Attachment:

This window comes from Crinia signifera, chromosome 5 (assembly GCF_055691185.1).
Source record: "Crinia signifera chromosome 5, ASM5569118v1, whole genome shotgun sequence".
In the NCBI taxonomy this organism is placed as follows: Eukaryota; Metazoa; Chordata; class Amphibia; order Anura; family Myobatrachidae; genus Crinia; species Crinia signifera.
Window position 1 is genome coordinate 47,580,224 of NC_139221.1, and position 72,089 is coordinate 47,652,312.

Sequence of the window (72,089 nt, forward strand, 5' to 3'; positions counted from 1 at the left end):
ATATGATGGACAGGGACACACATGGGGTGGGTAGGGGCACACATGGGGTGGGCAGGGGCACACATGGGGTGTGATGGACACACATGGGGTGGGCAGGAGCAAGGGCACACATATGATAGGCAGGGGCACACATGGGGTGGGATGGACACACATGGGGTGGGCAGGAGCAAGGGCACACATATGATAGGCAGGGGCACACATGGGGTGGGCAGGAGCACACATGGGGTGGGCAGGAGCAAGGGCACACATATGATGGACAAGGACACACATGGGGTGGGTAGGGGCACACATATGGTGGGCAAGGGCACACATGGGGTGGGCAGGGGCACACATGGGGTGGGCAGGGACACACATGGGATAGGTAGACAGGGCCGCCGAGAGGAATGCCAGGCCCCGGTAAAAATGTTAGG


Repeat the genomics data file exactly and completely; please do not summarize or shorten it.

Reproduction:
This window comes from Crinia signifera, chromosome 5 (assembly GCF_055691185.1).
Source record: "Crinia signifera chromosome 5, ASM5569118v1, whole genome shotgun sequence".
In the NCBI taxonomy this organism is placed as follows: Eukaryota; Metazoa; Chordata; class Amphibia; order Anura; family Myobatrachidae; genus Crinia; species Crinia signifera.
Window position 1 is genome coordinate 47,580,224 of NC_139221.1, and position 72,089 is coordinate 47,652,312.

Sequence of the window (72,089 nt, forward strand, 5' to 3'; positions counted from 1 at the left end):
ATATGATGGACAGGGACACACATGGGGTGGGTAGGGGCACACATGGGGTGGGCAGGGGCACACATGGGGTGTGATGGACACACATGGGGTGGGCAGGAGCAAGGGCACACATATGATAGGCAGGGGCACACATGGGGTGGGATGGACACACATGGGGTGGGCAGGAGCAAGGGCACACATATGATAGGCAGGGGCACACATGGGGTGGGCAGGAGCACACATGGGGTGGGCAGGAGCAAGGGCACACATATGATGGACAAGGACACACATGGGGTGGGTAGGGGCACACATATGGTGGGCAAGGGCACACATGGGGTGGGCAGGGGCACACATGGGGTGGGCAGGGACACACATGGGATAGGTAGACAGGGCCGCCGAGAGGAATGCCAGGCCCCGGTAAAAATGTTAGG